“I’m sorry, don’t mind me, but I do not know how to dance. I’ve never done it before,” she confessed. His eyes brightened.

“Cov tub ntxhais hluas,” (Ladies and gentleman) announced an energetic MC by the ballroom stage. “Nej nrhiav tau nej tus khub lawm los tsis tau?? Nco ntsoov, yuav tsum noog nyias lub xeem thiab hnub nyoog kom meej meej mam sis tham, nawb,” (Have you all found your partners? Don’t forget to ask each other’s clan and age before you court,) the MC broadcasted in an exuberant tone.

The corner of his lips tilted in a handsome smile. Without another word, he extended a hand toward Nkauj Yiv, the two of them standing in the center of the dance floor now. “Kuv yog Nraug Txuj, xeem lis os. Kuv muaj 20 xyoos. Es leej muam koj yog xeem dab tsis nab?” (My name is Nraug Txuj Lee. I am 20 years old. Miss, what is your clan?)

She took his hand with her subtle fingers and shook it gently. “Kuv yog xeem Xyooj os.” (I am a Xiong.)

“Npaj tau lawm los?” (Are you all ready?) the MC called. “Cia peb qhib kev lom zem rau xyoo tshiab no nawb!” (Let us begin the festivities for this New Year!)

A late 80’s Hmong slow song transmitted on the stage’s speaker system and Touly Vangkhue’s full voice sang along to slow strumming guitar strings and a leisurely tambourine rhythm. To her surprise, Nraug Txuj took her hands in his and placed them on his shoulders. “There,” he eased with a gentle smile. She felt Nraug Txuj’s strong grasp come around her waist, and she faltered toward him at her every move. Her flat ballet shoes treaded over the hem of her smooth satin dress, each step putting her on edge.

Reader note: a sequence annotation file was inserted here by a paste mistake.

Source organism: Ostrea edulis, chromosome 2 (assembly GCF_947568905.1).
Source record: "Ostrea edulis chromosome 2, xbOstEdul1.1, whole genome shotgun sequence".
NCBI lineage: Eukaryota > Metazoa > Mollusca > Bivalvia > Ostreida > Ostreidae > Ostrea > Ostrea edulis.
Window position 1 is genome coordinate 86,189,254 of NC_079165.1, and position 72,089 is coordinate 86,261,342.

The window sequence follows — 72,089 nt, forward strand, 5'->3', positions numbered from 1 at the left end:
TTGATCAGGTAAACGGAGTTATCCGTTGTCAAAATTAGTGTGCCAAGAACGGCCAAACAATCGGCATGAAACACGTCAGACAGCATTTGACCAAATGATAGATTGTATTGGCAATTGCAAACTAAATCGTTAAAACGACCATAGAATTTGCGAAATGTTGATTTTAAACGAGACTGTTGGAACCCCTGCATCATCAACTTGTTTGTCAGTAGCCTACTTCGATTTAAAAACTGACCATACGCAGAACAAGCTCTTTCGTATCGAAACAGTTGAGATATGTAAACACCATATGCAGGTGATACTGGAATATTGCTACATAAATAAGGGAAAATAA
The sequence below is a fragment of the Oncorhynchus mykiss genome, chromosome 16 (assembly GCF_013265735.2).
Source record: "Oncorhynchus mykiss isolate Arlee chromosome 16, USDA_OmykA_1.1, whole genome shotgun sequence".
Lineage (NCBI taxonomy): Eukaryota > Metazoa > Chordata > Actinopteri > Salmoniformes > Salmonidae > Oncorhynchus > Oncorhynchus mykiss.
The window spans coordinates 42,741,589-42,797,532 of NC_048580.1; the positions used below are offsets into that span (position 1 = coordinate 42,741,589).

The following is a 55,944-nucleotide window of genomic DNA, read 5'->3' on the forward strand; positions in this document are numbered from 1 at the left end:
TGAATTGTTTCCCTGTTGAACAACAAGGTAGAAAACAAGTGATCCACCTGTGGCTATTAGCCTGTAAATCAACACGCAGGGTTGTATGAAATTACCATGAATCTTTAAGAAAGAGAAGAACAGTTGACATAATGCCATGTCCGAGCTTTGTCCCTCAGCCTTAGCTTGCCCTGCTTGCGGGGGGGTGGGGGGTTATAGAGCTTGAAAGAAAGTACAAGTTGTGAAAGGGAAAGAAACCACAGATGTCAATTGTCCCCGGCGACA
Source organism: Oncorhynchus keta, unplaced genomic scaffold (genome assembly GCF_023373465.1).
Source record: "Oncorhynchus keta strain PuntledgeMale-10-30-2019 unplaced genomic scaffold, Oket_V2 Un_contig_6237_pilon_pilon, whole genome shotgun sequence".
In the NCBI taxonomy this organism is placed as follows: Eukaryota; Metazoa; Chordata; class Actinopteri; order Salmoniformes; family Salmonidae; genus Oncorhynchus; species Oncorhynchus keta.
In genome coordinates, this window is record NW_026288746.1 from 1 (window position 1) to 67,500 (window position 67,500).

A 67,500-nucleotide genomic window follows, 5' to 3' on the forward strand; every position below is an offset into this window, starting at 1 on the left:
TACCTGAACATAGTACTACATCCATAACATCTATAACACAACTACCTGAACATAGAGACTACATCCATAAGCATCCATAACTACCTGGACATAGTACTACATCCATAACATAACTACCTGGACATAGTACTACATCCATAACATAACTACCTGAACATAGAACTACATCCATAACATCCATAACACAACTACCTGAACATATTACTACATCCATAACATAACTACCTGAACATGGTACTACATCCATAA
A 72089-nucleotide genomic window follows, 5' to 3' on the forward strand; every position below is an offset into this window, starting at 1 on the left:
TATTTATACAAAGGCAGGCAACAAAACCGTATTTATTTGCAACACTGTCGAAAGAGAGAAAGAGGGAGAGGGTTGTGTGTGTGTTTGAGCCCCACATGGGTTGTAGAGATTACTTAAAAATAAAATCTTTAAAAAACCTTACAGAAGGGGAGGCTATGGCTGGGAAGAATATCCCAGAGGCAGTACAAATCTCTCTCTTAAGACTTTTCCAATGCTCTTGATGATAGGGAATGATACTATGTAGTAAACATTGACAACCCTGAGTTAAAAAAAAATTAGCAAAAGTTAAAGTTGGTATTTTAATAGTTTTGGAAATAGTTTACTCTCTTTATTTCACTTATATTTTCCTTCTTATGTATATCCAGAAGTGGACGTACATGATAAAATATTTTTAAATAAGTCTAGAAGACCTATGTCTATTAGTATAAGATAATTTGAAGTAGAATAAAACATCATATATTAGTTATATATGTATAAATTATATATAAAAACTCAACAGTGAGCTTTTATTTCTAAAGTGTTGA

She couldn’t believe the flutters that were growing in her belly and spreading down her legs. The world around her was silent; they were the only two people in the entire ballroom. He stared so intently at her, she feared that perhaps she’d had a smudge on her face. Only then, she realized that she hadn’t worn any makeup that morning, as she should have. The song seemed to sway with them, or maybe them with the song, moving left to right, left to right. Though they’d been spinning in slow half circles, she felt like she could do this all day and even through the night. Had time suddenly stopped? Or was she dreaming? When she was in his arms, Nraug Txuj’s arms, it was a sensation unlike any that she’s ever known. She felt as beautiful as a blooming rose. As important as the polished silver xaus dais ncais (silver Hmong necklace) around his neck. He smiled warmly as he noticed her perusal. She looked away for a brief second, recomposing herself, before peering back into his survey once more.